Given that the median PFS is around 4 to 6 months in this disease population, choosing a PFS-based endpoint around 4 to 6 months postregistration as the primary endpoint in extensive stage SCLC in the phase 2 setting is appropriate. This result is important, especially considering the current availability of novel agents26 to test in the phase 2 setting in extensive stage SCLC. It is important not only to assess these new treatments quickly in the phase 2 setting, but also to have greater confidence that the tested therapies may succeed at the phase 3 level.
Given the poor prognosis of this disease, with median survival of <1 year, one may wonder why it is important to identify a valid surrogate endpoint for OS. The 2 main reasons are 1) OS requires longer follow-up than a valid surrogate like PFS would require, and 2) OS is unable to effectively assess crossover effects and subsequent therapies after disease progression. A valid surrogate endpoint, like PFS, would be unaffected by the use of second-line therapy and can be assessed much sooner, leading to decreased cost and more timely approval of a new regimen.
Although, historically, the overall tumor response rate is the most common primary endpoint in the phase 2 setting in untreated extensive stage SCLC patients, the increasing availability of targeted therapies in SCLC research16 makes it a less appropriate endpoint. A large meta-analyses of 48 phase 3 first-line trials in extensive stage SCLC showed that only about 33% of the median survival differences between treatment arms could be explained by response rate differences between the arms.9 In addition, it has been shown that there is no clear relationship between response and survival in this disease.8 Finally, tumor response has been shown previously to have high levels of measurement error.7
PFS has shown promise as a potential surrogate for OS in other settings as well. One such study was performed in patients with advanced nonsmall cell lung cancer (NSCLC), where it was shown that PFS may be an acceptable surrogate for OS in future trials in advanced NSCLC. This study was a pooled analysis of 2838 patients randomized in 7 trials.27 Another study in advanced NSCLC showed that PFS was a better predictor of survival as compared with tumor response endpoints.28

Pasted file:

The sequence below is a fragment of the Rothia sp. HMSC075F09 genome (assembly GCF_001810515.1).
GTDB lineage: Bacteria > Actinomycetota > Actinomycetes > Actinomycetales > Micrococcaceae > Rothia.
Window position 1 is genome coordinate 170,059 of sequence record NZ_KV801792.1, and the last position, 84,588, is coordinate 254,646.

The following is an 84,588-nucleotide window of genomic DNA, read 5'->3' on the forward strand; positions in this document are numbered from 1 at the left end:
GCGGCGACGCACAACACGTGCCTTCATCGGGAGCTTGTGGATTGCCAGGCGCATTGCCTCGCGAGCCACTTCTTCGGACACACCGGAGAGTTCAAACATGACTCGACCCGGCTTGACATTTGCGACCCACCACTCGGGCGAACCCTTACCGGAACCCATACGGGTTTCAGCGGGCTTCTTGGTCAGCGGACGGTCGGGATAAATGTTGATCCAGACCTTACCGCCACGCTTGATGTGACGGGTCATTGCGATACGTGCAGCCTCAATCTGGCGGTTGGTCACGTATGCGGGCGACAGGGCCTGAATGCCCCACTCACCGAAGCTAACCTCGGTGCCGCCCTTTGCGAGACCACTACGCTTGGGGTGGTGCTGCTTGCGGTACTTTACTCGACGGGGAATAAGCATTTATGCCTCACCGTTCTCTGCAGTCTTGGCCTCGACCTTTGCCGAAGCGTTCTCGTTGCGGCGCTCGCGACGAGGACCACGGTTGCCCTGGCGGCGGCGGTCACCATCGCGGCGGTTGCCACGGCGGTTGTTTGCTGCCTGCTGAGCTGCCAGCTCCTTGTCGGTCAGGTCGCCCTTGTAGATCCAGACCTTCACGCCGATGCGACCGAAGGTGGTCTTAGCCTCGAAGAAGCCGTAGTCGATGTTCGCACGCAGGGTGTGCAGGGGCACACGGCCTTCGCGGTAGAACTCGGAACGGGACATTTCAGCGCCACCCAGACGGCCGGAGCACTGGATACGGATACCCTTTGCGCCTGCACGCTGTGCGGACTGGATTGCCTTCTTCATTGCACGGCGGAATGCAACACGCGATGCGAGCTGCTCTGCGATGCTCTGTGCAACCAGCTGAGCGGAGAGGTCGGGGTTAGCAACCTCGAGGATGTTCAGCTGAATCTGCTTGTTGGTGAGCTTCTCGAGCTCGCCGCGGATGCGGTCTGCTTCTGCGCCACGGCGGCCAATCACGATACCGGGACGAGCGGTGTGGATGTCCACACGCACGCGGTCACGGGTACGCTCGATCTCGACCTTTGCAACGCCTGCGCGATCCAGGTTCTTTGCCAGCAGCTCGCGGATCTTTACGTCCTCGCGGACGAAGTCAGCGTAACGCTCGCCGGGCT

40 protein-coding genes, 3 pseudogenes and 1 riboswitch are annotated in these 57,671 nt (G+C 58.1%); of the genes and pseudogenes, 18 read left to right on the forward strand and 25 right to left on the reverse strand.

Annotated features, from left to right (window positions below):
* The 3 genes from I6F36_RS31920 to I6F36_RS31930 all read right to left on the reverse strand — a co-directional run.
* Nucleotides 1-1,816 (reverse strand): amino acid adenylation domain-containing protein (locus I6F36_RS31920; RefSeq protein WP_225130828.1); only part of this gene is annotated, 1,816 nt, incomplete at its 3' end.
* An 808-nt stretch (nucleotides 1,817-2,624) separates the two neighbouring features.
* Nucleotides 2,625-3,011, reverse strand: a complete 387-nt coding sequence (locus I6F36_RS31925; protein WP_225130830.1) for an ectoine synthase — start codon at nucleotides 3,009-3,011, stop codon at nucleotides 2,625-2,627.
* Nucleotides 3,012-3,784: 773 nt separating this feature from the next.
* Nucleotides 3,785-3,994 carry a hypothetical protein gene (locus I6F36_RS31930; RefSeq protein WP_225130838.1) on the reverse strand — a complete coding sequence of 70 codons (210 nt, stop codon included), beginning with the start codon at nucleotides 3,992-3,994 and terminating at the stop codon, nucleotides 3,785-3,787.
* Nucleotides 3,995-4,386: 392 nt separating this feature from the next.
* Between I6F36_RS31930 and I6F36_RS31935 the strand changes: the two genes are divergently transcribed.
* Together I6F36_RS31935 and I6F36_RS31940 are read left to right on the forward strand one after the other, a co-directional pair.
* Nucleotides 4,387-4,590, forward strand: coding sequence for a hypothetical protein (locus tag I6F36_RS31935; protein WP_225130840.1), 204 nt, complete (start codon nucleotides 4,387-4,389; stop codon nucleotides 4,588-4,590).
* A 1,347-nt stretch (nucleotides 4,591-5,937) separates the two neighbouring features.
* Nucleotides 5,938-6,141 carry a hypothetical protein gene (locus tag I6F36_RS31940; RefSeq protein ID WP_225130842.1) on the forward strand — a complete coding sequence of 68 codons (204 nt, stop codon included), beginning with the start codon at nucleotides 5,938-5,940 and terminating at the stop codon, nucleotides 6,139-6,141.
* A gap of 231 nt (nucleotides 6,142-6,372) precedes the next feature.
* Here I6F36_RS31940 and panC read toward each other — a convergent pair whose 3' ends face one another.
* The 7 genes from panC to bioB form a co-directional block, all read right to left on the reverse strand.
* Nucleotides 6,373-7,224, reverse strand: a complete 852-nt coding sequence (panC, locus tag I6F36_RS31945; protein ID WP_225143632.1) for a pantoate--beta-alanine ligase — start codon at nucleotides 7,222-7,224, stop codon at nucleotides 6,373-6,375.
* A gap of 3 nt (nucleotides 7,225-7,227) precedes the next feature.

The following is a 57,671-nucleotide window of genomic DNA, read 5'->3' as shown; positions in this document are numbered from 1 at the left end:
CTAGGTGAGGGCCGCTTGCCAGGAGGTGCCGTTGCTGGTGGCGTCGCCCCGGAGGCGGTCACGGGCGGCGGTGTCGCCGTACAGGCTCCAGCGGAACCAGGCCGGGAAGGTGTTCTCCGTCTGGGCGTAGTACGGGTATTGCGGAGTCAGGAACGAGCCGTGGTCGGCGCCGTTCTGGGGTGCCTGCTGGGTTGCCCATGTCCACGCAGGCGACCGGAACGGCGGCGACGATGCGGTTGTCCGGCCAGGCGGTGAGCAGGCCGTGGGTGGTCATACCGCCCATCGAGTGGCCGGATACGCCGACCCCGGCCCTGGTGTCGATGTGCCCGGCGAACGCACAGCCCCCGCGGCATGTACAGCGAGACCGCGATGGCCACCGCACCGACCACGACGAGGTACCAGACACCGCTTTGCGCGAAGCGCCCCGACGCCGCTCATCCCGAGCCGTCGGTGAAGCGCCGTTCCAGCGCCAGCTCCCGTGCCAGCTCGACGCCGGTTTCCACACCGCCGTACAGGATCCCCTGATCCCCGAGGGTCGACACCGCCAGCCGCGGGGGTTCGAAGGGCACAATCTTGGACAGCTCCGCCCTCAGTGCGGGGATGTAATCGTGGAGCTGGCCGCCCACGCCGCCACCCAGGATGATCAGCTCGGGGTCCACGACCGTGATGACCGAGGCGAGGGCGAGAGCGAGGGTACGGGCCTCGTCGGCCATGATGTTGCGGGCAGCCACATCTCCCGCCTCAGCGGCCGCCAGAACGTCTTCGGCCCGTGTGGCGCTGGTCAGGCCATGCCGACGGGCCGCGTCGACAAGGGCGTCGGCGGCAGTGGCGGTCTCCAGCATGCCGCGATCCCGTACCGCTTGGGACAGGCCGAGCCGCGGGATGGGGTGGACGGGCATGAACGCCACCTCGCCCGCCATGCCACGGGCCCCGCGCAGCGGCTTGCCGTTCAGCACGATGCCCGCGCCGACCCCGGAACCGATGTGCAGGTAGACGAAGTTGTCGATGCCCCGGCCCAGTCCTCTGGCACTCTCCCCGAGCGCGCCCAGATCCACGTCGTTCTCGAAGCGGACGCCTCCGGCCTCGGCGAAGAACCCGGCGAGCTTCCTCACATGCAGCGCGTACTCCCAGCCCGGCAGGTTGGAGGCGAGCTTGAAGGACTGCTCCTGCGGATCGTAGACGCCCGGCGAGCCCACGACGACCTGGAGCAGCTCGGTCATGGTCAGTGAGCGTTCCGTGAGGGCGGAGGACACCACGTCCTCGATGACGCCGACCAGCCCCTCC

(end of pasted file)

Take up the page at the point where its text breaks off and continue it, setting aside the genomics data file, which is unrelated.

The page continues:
Despite the impressive results in our study for PFS, there are certainly good reasons to curb our enthusiasm. First, only 870 patients were included in this study. Second, only 2 randomized phase 3 trials were included, which limits the strength of our conclusions and calls for further validation in a larger number of randomized phase 3 trials, especially for the trial-level surrogacy portion of the analysis. Third, only trials that used pre-RECIST criteria were included in this study, which limits our ability to generalize these results to studies that use the RECIST criteria.
In conclusion, PFS was strongly associated with OS at both the patient and trial levels and should be routinely used as the primary endpoint in the phase 2 setting. Our results also demonstrated that PFS may be a potential surrogate for OS, but further validation is needed using data from a larger number of randomized phase 3 trials. This result, if validated, would ultimately allow faster evaluation of drugs for extensive stage SCLC.
CONFLICT OF INTEREST DISCLOSURES
Supported by National Institutes of Health grant CA-25,224.
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- 3National Cancer Institute. US National Institutes of Health website on small-cell lung cancer for health professionals. Available at: http://www.cancer.gov/cancertopics/pdq/treatment/small-cell-lung/healthprofessional/page1 Accessed October 4, 2010.
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- 35Alternating chemotherapy with etoposide plus cisplatin and topotecan plus paclitaxel in patients with untreated, extensive-stage small cell lung carcinoma: a phase II trial of the North Central Cancer Treatment Group. Cancer. 2003; 97: 2498-2503., , , et al.